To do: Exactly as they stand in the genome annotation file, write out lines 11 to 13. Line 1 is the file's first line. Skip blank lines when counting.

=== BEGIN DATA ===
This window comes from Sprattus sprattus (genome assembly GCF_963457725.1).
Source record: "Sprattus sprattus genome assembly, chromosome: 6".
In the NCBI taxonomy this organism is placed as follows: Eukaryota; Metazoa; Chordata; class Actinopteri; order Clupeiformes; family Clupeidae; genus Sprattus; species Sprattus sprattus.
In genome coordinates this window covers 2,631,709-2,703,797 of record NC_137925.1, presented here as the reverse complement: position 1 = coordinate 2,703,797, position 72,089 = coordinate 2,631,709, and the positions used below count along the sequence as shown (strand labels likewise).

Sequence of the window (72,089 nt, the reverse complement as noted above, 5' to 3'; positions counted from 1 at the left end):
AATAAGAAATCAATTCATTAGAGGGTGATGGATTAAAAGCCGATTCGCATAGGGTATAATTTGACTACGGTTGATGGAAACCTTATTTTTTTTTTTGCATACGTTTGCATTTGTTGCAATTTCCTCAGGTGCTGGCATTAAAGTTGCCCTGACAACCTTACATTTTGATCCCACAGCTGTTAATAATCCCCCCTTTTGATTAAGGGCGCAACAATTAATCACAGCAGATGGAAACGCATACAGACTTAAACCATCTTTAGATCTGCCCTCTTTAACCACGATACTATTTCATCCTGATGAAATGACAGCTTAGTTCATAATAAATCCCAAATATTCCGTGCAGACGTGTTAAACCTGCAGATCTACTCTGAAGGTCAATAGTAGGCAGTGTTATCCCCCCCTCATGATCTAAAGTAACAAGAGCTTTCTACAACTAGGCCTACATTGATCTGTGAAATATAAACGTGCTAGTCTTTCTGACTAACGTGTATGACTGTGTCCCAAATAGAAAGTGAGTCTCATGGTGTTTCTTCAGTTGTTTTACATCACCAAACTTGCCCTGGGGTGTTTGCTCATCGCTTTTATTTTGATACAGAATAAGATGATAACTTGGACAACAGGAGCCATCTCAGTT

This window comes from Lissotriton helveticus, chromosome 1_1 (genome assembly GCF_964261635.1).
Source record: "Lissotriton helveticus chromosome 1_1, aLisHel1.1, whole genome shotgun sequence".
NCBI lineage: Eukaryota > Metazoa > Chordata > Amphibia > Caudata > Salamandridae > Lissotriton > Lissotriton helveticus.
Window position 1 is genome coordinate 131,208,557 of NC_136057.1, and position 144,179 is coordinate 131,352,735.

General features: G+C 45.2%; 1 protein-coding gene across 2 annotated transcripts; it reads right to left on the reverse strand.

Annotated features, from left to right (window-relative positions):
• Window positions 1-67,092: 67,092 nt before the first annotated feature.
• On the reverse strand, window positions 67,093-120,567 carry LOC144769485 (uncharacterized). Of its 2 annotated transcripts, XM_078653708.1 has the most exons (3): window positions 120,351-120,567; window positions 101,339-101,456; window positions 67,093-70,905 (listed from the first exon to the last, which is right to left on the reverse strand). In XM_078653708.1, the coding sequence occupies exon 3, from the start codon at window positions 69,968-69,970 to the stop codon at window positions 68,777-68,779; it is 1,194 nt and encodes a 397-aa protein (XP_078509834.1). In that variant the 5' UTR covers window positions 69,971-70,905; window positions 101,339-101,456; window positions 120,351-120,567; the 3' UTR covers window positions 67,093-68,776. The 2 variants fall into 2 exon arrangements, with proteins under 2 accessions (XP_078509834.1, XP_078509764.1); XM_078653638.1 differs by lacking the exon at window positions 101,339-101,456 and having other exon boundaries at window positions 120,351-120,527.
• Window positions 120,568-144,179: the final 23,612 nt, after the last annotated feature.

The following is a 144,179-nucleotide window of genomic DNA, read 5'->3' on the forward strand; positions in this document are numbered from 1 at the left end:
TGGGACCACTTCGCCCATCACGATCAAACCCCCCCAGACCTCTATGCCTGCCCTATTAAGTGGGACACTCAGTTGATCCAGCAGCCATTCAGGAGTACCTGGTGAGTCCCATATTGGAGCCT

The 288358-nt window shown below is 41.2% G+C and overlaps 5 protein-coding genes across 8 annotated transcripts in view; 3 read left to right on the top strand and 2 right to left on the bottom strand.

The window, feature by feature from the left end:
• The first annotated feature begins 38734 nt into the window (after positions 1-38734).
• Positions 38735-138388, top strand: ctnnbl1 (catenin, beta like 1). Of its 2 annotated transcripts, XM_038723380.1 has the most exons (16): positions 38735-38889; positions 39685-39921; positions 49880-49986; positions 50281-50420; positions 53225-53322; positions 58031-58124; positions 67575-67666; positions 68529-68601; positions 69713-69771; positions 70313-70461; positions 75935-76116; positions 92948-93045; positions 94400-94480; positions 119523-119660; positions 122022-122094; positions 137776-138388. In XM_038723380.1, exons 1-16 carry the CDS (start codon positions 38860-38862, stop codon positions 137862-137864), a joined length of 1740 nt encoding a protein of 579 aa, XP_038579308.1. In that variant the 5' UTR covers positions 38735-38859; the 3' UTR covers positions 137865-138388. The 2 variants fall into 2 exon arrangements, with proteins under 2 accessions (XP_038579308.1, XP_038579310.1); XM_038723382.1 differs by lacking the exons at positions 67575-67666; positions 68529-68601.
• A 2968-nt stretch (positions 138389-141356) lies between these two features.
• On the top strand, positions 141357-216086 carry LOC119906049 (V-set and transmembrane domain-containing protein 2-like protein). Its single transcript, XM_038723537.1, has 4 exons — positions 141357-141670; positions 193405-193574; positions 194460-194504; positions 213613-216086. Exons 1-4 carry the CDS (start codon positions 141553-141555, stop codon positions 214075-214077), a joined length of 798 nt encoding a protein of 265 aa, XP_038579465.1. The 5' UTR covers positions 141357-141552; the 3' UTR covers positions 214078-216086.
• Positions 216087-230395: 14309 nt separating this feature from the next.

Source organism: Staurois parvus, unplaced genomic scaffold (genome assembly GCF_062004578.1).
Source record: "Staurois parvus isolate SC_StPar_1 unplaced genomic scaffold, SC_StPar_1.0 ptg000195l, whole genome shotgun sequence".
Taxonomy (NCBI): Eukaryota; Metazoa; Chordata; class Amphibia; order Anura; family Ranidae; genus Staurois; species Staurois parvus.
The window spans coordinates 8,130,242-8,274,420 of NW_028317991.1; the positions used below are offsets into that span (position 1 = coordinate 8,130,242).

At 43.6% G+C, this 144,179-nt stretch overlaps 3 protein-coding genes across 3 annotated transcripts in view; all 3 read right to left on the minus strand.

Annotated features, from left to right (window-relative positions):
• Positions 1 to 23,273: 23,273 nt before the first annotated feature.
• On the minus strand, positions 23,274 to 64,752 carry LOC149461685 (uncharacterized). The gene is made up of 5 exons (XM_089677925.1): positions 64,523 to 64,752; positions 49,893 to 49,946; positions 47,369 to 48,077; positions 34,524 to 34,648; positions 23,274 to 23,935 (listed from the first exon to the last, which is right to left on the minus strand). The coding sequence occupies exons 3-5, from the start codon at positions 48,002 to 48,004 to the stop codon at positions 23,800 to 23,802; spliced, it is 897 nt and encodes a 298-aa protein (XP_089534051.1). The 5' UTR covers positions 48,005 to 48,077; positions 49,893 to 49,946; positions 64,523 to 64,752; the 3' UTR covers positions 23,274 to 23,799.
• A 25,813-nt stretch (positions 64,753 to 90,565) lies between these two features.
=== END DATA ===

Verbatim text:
General features: G+C 45.2%; 1 protein-coding gene across 2 annotated transcripts; it reads right to left on the reverse strand.

Annotated features, from left to right (window-relative positions):
• Window positions 1-67,092: 67,092 nt before the first annotated feature.